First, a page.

It is a fact that technological innovations and changes in the organization of work have caused alterations in the labour market, making certain international labour standards obsolete and, at the same time, giving rise to demands for new rights. However, this does not justify the pressure that the International Labour Organization (ILO) has been put under to reduce its character as an International Organization (IO) to that of an agency of the United Nations system, nor indeed the questioning about whether the right to strike is part of Convention 87, on freedom of association, although the ILO has been fostering this concept for more than sixty years now.
The ILO is one of the oldest and most important organizations in the UN system. It is also the only one to be run on a tripartite basis – governments, employers and workers. It has standard-setting and supervisory powers, as well as mechanisms for annulling obsolete standards, for updating incomplete standards and for enabling member countries to denounce Conventions that they consider unsuitable. So the instruments for perfecting the standards system do exist.
Obviously, the current debate is not about this. Rather, it is an attempt to weaken a fundamental ILO standard, namely freedom of association, and hence the other ones too. The main premise of freedom of association is that each sector – workers and employers – organizes itself as it wishes and none of the parties can interfere in the others’ organization – particularly the State. Thus, it is unnecessary for this standard to authorize trade unions to hold meetings, collect dues or publish bulletins, amongst other things. It is implicit that Convention 87 guarantees workers’ right to take collective, independent decisions, including the right to hold strikes.
The Brazilian Constitution, which we approved in 1988 as a replacement for the legislation of the military dictatorship period, recognizes the right to strike. During my time in government, I set out to strengthen freedom of association by ratifying Convention 151 and extending this right to public sector workers. We approved the law that conferred a legal personality on the Brazilian trade union centres, and my government negotiated formal collective agreements with them – such as on the criteria for readjusting the minimum wage; we created the Economic and Social Development Council (CDES), with the participation of workers, employers and other social organizations; and we are seeking to highlight the ILO and the decent work agenda to the greatest degree possible; among other initiatives.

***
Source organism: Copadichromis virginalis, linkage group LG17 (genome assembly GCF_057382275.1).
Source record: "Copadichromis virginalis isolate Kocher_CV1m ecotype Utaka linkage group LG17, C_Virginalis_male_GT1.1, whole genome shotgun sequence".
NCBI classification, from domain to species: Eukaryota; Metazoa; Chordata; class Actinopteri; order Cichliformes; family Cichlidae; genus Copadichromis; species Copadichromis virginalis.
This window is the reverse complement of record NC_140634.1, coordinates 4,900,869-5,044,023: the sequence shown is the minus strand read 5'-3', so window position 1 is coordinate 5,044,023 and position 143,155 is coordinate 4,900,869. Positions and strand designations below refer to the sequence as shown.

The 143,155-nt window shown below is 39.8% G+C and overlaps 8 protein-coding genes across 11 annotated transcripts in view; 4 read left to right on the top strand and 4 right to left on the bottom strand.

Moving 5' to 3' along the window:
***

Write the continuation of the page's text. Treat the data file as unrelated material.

During the 1970s and ’80s, I was honoured to be the president of the Metalworkers’ Trade Union of São Bernardo e Diadema. On 1 April 1980, we embarked on a 41-day strike for better working conditions and pay. The reaction of the employers and the government was extremely repressive, as 1,507 strikers were dismissed and 14 trade union leaders, myself included, were arrested and sentenced to a number of years in prison by a military court. The repression by the employers and the military government generated an impressive wave of solidarity and, internationally, this violation of our human and trade union rights caused a complaint to be lodged with the ILO Committee on Freedom of Association, bearing the number 958.
In 1982, this case led to a unanimous resolution, which stated:
concerning Luis Inacio da Silva and other trade union leaders… recalling again the importance which it attaches to the right to strike as one of the essential means that must be available to workers and their organizations for promoting and defending their occupational interests …
This clear ILO position on our right to strike was an important factor in getting the government to reconsider the verdicts passed on us, and the Organization’s intervention was also important in similar situations in Poland and South Africa.
Nobody likes going on strike, but there are times when it is the only way to improve the workers’ living conditions. A strike sometimes affects the users of a particular service or hurts a particular economic sector. That is the side we do not like. Neither do we sometimes like election results or certain government measures, but that does not mean we are going to give up our right to vote. And yet, having the freedom to organize without having the right to strike is the same as having democracy without having the vote.
Throughout history, higher, more justly distributed incomes and the promotion of social rights have never been won without workers’ organizing in unions and holding strikes. These gains contributed to the development of our countries, and the trade unions became actors in that development. We need ever-stronger trade unions in order to eradicate poverty once and for all and promote development. Raising difficulties in order to curb trade union action is a disservice that is in nobody’s interests.
This column was first published by the Global Labour Column